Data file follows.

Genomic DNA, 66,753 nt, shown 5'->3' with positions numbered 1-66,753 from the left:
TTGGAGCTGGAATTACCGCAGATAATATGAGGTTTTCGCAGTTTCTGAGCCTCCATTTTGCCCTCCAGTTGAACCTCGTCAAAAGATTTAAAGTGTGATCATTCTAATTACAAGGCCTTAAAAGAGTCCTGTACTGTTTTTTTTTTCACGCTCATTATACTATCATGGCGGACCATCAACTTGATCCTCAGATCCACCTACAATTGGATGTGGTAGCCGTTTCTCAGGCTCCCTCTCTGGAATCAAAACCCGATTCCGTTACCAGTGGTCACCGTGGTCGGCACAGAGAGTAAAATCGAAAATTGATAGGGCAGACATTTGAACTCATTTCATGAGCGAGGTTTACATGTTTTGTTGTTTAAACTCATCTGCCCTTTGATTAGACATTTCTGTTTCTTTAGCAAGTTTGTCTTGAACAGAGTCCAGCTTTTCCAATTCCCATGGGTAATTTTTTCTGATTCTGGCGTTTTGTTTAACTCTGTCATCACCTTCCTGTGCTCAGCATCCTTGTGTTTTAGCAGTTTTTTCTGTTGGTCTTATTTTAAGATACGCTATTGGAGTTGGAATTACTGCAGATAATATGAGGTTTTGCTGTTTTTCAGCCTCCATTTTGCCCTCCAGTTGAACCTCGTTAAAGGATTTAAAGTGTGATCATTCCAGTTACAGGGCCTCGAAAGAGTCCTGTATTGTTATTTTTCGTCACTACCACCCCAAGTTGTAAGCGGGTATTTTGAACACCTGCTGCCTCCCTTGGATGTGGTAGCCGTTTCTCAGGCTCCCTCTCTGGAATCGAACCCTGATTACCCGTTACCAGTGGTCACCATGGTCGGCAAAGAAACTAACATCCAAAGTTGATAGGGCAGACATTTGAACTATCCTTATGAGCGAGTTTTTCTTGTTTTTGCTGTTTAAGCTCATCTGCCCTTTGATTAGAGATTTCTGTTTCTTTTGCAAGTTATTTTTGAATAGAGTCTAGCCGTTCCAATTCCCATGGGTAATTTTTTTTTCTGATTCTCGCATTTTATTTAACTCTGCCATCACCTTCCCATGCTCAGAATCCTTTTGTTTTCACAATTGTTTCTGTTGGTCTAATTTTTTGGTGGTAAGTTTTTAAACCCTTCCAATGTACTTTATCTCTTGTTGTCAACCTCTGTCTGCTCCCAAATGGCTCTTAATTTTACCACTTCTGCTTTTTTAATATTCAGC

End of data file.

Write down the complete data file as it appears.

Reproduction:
Genomic DNA, 66,753 nt, shown 5'->3' with positions numbered 1-66,753 from the left:
TTGGAGCTGGAATTACCGCAGATAATATGAGGTTTTCGCAGTTTCTGAGCCTCCATTTTGCCCTCCAGTTGAACCTCGTCAAAAGATTTAAAGTGTGATCATTCTAATTACAAGGCCTTAAAAGAGTCCTGTACTGTTTTTTTTTTCACGCTCATTATACTATCATGGCGGACCATCAACTTGATCCTCAGATCCACCTACAATTGGATGTGGTAGCCGTTTCTCAGGCTCCCTCTCTGGAATCAAAACCCGATTCCGTTACCAGTGGTCACCGTGGTCGGCACAGAGAGTAAAATCGAAAATTGATAGGGCAGACATTTGAACTCATTTCATGAGCGAGGTTTACATGTTTTGTTGTTTAAACTCATCTGCCCTTTGATTAGACATTTCTGTTTCTTTAGCAAGTTTGTCTTGAACAGAGTCCAGCTTTTCCAATTCCCATGGGTAATTTTTTCTGATTCTGGCGTTTTGTTTAACTCTGTCATCACCTTCCTGTGCTCAGCATCCTTGTGTTTTAGCAGTTTTTTCTGTTGGTCTTATTTTAAGATACGCTATTGGAGTTGGAATTACTGCAGATAATATGAGGTTTTGCTGTTTTTCAGCCTCCATTTTGCCCTCCAGTTGAACCTCGTTAAAGGATTTAAAGTGTGATCATTCCAGTTACAGGGCCTCGAAAGAGTCCTGTATTGTTATTTTTCGTCACTACCACCCCAAGTTGTAAGCGGGTATTTTGAACACCTGCTGCCTCCCTTGGATGTGGTAGCCGTTTCTCAGGCTCCCTCTCTGGAATCGAACCCTGATTACCCGTTACCAGTGGTCACCATGGTCGGCAAAGAAACTAACATCCAAAGTTGATAGGGCAGACATTTGAACTATCCTTATGAGCGAGTTTTTCTTGTTTTTGCTGTTTAAGCTCATCTGCCCTTTGATTAGAGATTTCTGTTTCTTTTGCAAGTTATTTTTGAATAGAGTCTAGCCGTTCCAATTCCCATGGGTAATTTTTTTTTCTGATTCTCGCATTTTATTTAACTCTGCCATCACCTTCCCATGCTCAGAATCCTTTTGTTTTCACAATTGTTTCTGTTGGTCTAATTTTTTGGTGGTAAGTTTTTAAACCCTTCCAATGTACTTTATCTCTTGTTGTCAACCTCTGTCTGCTCCCAAATGGCTCTTAATTTTACCACTTCTGCTTTTTTAATATTCAGC